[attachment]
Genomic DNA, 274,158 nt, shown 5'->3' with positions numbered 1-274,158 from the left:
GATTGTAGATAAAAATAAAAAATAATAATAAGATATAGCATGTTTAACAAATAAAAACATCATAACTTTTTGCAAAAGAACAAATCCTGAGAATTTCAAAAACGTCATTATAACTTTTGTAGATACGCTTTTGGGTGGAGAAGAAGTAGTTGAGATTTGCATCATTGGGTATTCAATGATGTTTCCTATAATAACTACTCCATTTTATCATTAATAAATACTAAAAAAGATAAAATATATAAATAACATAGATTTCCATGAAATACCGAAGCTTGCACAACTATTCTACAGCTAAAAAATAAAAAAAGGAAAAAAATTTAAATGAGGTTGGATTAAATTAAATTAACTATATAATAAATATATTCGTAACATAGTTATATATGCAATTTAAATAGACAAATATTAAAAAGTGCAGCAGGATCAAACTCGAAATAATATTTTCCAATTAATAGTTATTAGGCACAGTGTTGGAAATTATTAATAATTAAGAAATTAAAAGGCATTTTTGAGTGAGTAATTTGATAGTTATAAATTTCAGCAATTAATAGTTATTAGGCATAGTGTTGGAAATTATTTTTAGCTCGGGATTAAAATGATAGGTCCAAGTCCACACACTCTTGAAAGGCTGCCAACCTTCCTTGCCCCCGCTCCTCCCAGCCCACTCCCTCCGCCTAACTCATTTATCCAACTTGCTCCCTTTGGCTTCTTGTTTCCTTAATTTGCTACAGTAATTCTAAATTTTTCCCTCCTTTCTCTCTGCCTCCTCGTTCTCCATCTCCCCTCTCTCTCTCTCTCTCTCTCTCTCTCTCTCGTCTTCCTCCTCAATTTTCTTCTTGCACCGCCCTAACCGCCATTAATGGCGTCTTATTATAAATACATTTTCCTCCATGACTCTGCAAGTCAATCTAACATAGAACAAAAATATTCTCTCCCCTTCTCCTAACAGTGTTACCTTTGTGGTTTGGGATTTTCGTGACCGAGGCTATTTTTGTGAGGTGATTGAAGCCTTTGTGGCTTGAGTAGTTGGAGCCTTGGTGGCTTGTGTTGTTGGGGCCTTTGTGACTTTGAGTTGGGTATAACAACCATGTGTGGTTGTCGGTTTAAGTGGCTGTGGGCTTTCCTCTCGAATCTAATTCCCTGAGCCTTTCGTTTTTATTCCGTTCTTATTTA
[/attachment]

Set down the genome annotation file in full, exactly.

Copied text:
Genomic DNA, 274,158 nt, shown 5'->3' with positions numbered 1-274,158 from the left:
GATTGTAGATAAAAATAAAAAATAATAATAAGATATAGCATGTTTAACAAATAAAAACATCATAACTTTTTGCAAAAGAACAAATCCTGAGAATTTCAAAAACGTCATTATAACTTTTGTAGATACGCTTTTGGGTGGAGAAGAAGTAGTTGAGATTTGCATCATTGGGTATTCAATGATGTTTCCTATAATAACTACTCCATTTTATCATTAATAAATACTAAAAAAGATAAAATATATAAATAACATAGATTTCCATGAAATACCGAAGCTTGCACAACTATTCTACAGCTAAAAAATAAAAAAAGGAAAAAAATTTAAATGAGGTTGGATTAAATTAAATTAACTATATAATAAATATATTCGTAACATAGTTATATATGCAATTTAAATAGACAAATATTAAAAAGTGCAGCAGGATCAAACTCGAAATAATATTTTCCAATTAATAGTTATTAGGCACAGTGTTGGAAATTATTAATAATTAAGAAATTAAAAGGCATTTTTGAGTGAGTAATTTGATAGTTATAAATTTCAGCAATTAATAGTTATTAGGCATAGTGTTGGAAATTATTTTTAGCTCGGGATTAAAATGATAGGTCCAAGTCCACACACTCTTGAAAGGCTGCCAACCTTCCTTGCCCCCGCTCCTCCCAGCCCACTCCCTCCGCCTAACTCATTTATCCAACTTGCTCCCTTTGGCTTCTTGTTTCCTTAATTTGCTACAGTAATTCTAAATTTTTCCCTCCTTTCTCTCTGCCTCCTCGTTCTCCATCTCCCCTCTCTCTCTCTCTCTCTCTCTCTCTCTCTCGTCTTCCTCCTCAATTTTCTTCTTGCACCGCCCTAACCGCCATTAATGGCGTCTTATTATAAATACATTTTCCTCCATGACTCTGCAAGTCAATCTAACATAGAACAAAAATATTCTCTCCCCTTCTCCTAACAGTGTTACCTTTGTGGTTTGGGATTTTCGTGACCGAGGCTATTTTTGTGAGGTGATTGAAGCCTTTGTGGCTTGAGTAGTTGGAGCCTTGGTGGCTTGTGTTGTTGGGGCCTTTGTGACTTTGAGTTGGGTATAACAACCATGTGTGGTTGTCGGTTTAAGTGGCTGTGGGCTTTCCTCTCGAATCTAATTCCCTGAGCCTTTCGTTTTTATTCCGTTCTTATTTA